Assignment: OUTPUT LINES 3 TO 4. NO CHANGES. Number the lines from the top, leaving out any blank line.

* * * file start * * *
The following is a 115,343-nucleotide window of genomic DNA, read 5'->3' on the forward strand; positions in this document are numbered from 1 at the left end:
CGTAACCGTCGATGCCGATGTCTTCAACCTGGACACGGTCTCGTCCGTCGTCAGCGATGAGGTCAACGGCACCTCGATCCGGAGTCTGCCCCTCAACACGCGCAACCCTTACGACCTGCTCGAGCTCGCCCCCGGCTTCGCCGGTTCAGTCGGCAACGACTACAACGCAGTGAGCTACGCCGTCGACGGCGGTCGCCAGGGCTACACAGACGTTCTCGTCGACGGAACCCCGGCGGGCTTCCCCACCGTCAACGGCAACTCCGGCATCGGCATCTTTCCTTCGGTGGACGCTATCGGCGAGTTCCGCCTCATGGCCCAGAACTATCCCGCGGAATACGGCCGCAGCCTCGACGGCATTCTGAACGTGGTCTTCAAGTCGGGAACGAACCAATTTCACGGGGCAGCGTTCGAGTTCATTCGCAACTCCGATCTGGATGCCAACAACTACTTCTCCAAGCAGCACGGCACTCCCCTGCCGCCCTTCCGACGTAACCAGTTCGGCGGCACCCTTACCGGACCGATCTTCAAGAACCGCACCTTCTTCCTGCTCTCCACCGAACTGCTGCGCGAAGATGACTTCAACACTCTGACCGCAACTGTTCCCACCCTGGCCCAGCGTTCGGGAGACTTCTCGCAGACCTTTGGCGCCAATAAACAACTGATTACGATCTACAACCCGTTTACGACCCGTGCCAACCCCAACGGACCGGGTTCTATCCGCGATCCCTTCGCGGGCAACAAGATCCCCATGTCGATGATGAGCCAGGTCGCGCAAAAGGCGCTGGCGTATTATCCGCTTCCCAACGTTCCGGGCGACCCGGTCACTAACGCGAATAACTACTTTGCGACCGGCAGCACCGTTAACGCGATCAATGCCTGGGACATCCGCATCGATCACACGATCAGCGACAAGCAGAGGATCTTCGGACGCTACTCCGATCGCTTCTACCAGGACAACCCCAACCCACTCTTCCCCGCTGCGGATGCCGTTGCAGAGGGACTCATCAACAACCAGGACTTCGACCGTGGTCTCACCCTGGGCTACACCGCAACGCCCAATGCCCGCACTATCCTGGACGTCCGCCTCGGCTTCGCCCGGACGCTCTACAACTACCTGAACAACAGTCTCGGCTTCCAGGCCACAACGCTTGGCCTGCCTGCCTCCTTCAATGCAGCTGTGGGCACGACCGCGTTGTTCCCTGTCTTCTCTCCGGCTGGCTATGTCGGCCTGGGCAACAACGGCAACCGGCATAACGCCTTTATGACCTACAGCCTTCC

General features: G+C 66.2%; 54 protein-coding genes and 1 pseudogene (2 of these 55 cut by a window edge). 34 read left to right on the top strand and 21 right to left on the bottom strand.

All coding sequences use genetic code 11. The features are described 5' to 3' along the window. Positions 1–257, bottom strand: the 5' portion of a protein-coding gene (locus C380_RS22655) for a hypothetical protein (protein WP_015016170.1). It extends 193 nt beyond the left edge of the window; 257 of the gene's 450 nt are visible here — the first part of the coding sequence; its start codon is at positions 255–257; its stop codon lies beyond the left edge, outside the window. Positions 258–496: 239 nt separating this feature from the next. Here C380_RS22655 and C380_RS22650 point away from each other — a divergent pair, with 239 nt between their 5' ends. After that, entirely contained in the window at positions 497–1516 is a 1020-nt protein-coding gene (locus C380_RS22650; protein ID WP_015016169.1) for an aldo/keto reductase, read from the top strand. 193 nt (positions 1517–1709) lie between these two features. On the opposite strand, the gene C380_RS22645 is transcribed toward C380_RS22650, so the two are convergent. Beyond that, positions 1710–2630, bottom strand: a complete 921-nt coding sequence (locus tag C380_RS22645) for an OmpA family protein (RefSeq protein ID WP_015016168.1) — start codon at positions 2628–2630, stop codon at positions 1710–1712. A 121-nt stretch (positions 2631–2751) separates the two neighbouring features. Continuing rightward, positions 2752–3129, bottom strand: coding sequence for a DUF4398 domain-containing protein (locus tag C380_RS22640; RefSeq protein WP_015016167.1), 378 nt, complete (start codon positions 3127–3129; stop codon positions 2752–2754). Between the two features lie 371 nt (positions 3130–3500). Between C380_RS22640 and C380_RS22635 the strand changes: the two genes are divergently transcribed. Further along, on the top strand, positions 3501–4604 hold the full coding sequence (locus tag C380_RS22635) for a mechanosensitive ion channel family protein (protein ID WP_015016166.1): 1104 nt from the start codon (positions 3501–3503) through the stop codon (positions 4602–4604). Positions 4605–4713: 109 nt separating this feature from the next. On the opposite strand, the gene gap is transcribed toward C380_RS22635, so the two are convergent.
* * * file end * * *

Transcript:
General features: G+C 66.2%; 54 protein-coding genes and 1 pseudogene (2 of these 55 cut by a window edge). 34 read left to right on the top strand and 21 right to left on the bottom strand.

All coding sequences use genetic code 11. The features are described 5' to 3' along the window. Positions 1–257, bottom strand: the 5' portion of a protein-coding gene (locus C380_RS22655) for a hypothetical protein (protein WP_015016170.1). It extends 193 nt beyond the left edge of the window; 257 of the gene's 450 nt are visible here — the first part of the coding sequence; its start codon is at positions 255–257; its stop codon lies beyond the left edge, outside the window. Positions 258–496: 239 nt separating this feature from the next. Here C380_RS22655 and C380_RS22650 point away from each other — a divergent pair, with 239 nt between their 5' ends. After that, entirely contained in the window at positions 497–1516 is a 1020-nt protein-coding gene (locus C380_RS22650; protein ID WP_015016169.1) for an aldo/keto reductase, read from the top strand. 193 nt (positions 1517–1709) lie between these two features. On the opposite strand, the gene C380_RS22645 is transcribed toward C380_RS22650, so the two are convergent. Beyond that, positions 1710–2630, bottom strand: a complete 921-nt coding sequence (locus tag C380_RS22645) for an OmpA family protein (RefSeq protein ID WP_015016168.1) — start codon at positions 2628–2630, stop codon at positions 1710–1712. A 121-nt stretch (positions 2631–2751) separates the two neighbouring features. Continuing rightward, positions 2752–3129, bottom strand: coding sequence for a DUF4398 domain-containing protein (locus tag C380_RS22640; RefSeq protein WP_015016167.1), 378 nt, complete (start codon positions 3127–3129; stop codon positions 2752–2754). Between the two features lie 371 nt (positions 3130–3500). Between C380_RS22640 and C380_RS22635 the strand changes: the two genes are divergently transcribed. Further along, on the top strand, positions 3501–4604 hold the full coding sequence (locus tag C380_RS22635) for a mechanosensitive ion channel family protein (protein ID WP_015016166.1): 1104 nt from the start codon (positions 3501–3503) through the stop codon (positions 4602–4604). Positions 4605–4713: 109 nt separating this feature from the next. On the opposite strand, the gene gap is transcribed toward C380_RS22635, so the two are convergent.